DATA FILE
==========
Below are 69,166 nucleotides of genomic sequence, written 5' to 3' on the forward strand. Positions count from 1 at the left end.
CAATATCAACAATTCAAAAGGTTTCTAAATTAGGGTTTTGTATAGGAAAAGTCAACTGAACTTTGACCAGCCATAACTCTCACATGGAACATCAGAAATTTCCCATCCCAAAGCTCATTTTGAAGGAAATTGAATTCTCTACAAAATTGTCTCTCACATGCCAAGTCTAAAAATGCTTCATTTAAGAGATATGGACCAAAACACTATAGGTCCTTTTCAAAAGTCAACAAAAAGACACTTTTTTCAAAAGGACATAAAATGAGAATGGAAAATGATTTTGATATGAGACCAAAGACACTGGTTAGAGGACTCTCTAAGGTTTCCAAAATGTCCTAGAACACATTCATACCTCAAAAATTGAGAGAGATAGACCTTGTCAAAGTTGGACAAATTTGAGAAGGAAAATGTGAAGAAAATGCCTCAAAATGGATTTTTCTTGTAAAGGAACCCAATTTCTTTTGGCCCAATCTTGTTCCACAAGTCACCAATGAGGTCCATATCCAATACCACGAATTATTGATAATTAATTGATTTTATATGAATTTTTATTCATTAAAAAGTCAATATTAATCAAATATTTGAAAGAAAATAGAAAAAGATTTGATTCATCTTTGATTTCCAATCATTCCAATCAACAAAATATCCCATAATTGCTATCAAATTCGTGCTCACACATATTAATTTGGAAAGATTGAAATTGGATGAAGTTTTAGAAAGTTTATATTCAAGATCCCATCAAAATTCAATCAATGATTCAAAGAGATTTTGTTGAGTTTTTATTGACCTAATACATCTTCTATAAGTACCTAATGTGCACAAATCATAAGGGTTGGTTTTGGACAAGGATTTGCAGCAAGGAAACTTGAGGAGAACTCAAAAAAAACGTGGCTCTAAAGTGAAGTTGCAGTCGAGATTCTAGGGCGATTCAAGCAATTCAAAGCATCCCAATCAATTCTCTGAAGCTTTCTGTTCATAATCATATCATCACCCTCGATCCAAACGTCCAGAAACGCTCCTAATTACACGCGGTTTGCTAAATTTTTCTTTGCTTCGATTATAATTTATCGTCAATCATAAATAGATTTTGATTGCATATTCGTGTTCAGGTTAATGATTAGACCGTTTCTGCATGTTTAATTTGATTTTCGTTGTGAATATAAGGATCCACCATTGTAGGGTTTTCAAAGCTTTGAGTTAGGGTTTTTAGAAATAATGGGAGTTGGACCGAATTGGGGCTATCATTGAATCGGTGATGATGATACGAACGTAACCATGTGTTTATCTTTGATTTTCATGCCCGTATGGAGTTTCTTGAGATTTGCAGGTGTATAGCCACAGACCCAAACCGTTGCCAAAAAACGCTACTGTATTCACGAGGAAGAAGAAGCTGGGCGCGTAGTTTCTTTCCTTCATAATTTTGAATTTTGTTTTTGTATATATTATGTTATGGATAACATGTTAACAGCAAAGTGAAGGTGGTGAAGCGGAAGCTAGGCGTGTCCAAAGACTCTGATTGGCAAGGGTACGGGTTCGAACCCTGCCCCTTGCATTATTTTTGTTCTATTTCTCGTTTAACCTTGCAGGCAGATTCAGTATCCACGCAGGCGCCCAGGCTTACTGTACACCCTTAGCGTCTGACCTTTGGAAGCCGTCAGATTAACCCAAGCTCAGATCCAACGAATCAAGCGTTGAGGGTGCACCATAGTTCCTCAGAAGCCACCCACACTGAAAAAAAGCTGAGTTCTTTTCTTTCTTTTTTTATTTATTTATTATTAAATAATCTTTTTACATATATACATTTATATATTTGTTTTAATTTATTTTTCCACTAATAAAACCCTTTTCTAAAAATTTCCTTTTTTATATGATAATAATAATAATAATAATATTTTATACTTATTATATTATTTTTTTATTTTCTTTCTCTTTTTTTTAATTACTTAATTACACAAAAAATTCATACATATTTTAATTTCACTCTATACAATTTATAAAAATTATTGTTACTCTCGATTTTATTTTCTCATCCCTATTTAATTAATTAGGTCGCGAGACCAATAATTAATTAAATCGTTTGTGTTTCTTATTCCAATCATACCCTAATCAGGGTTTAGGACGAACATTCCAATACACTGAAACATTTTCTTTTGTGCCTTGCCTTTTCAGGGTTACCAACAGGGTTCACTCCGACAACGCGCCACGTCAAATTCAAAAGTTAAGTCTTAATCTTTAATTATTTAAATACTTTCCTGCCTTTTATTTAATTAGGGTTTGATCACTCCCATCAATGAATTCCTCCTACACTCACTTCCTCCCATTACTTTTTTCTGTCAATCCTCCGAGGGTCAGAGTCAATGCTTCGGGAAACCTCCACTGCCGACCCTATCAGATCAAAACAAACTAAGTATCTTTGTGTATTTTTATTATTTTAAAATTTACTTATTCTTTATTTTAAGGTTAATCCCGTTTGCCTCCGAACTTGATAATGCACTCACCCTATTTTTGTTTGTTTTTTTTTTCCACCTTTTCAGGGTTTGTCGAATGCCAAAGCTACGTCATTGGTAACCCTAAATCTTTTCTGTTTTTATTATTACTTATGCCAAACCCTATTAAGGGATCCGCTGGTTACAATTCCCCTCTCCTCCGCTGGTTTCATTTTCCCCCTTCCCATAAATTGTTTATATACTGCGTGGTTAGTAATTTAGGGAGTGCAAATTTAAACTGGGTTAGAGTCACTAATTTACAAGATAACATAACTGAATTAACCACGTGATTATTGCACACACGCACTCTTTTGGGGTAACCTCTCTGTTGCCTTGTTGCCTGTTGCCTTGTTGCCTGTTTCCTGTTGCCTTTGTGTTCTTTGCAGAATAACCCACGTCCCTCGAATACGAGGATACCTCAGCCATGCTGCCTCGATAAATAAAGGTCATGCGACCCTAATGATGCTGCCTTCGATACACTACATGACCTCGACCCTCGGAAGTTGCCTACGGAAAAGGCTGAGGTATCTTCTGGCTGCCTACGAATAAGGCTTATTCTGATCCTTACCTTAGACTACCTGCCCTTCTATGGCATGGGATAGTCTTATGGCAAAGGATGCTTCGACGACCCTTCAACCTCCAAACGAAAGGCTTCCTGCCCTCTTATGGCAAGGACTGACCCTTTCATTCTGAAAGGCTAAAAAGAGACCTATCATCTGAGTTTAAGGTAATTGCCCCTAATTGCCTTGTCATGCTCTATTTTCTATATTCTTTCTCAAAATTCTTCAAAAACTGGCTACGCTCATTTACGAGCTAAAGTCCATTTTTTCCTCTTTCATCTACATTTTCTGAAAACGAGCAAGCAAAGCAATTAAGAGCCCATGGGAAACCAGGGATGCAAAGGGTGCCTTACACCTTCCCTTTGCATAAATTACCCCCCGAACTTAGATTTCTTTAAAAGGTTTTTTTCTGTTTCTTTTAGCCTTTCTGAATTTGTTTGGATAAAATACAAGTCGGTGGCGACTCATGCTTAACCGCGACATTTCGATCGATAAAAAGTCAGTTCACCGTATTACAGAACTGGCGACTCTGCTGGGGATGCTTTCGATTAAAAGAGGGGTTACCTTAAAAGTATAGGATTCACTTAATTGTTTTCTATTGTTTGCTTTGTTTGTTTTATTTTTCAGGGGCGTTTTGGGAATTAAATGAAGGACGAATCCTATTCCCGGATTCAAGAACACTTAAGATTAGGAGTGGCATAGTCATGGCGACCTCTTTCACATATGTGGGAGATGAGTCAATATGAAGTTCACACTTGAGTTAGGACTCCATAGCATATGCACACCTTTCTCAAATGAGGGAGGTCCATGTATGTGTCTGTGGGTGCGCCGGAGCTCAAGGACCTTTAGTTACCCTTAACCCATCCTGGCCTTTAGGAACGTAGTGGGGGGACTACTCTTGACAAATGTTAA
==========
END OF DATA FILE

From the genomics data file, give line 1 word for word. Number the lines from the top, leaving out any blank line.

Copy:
Below are 69,166 nucleotides of genomic sequence, written 5' to 3' on the forward strand. Positions count from 1 at the left end.